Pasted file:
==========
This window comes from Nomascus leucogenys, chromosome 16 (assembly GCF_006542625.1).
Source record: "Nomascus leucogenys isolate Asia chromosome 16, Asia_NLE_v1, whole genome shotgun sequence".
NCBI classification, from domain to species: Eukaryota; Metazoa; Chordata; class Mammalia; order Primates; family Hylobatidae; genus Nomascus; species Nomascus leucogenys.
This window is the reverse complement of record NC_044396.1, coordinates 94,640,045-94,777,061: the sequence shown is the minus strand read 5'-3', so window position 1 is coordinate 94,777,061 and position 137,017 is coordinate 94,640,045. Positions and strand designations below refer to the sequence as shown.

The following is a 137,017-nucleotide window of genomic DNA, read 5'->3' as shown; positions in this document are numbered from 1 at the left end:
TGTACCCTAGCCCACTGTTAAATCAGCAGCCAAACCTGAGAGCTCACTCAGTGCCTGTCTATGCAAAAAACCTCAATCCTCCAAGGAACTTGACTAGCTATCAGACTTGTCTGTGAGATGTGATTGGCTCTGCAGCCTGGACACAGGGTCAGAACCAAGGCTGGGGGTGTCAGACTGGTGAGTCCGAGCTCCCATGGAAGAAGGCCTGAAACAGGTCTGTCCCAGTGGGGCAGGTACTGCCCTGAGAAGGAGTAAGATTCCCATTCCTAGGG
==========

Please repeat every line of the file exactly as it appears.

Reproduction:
This window comes from Nomascus leucogenys, chromosome 16 (assembly GCF_006542625.1).
Source record: "Nomascus leucogenys isolate Asia chromosome 16, Asia_NLE_v1, whole genome shotgun sequence".
NCBI classification, from domain to species: Eukaryota; Metazoa; Chordata; class Mammalia; order Primates; family Hylobatidae; genus Nomascus; species Nomascus leucogenys.
This window is the reverse complement of record NC_044396.1, coordinates 94,640,045-94,777,061: the sequence shown is the minus strand read 5'-3', so window position 1 is coordinate 94,777,061 and position 137,017 is coordinate 94,640,045. Positions and strand designations below refer to the sequence as shown.

The following is a 137,017-nucleotide window of genomic DNA, read 5'->3' as shown; positions in this document are numbered from 1 at the left end:
TGTACCCTAGCCCACTGTTAAATCAGCAGCCAAACCTGAGAGCTCACTCAGTGCCTGTCTATGCAAAAAACCTCAATCCTCCAAGGAACTTGACTAGCTATCAGACTTGTCTGTGAGATGTGATTGGCTCTGCAGCCTGGACACAGGGTCAGAACCAAGGCTGGGGGTGTCAGACTGGTGAGTCCGAGCTCCCATGGAAGAAGGCCTGAAACAGGTCTGTCCCAGTGGGGCAGGTACTGCCCTGAGAAGGAGTAAGATTCCCATTCCTAGGG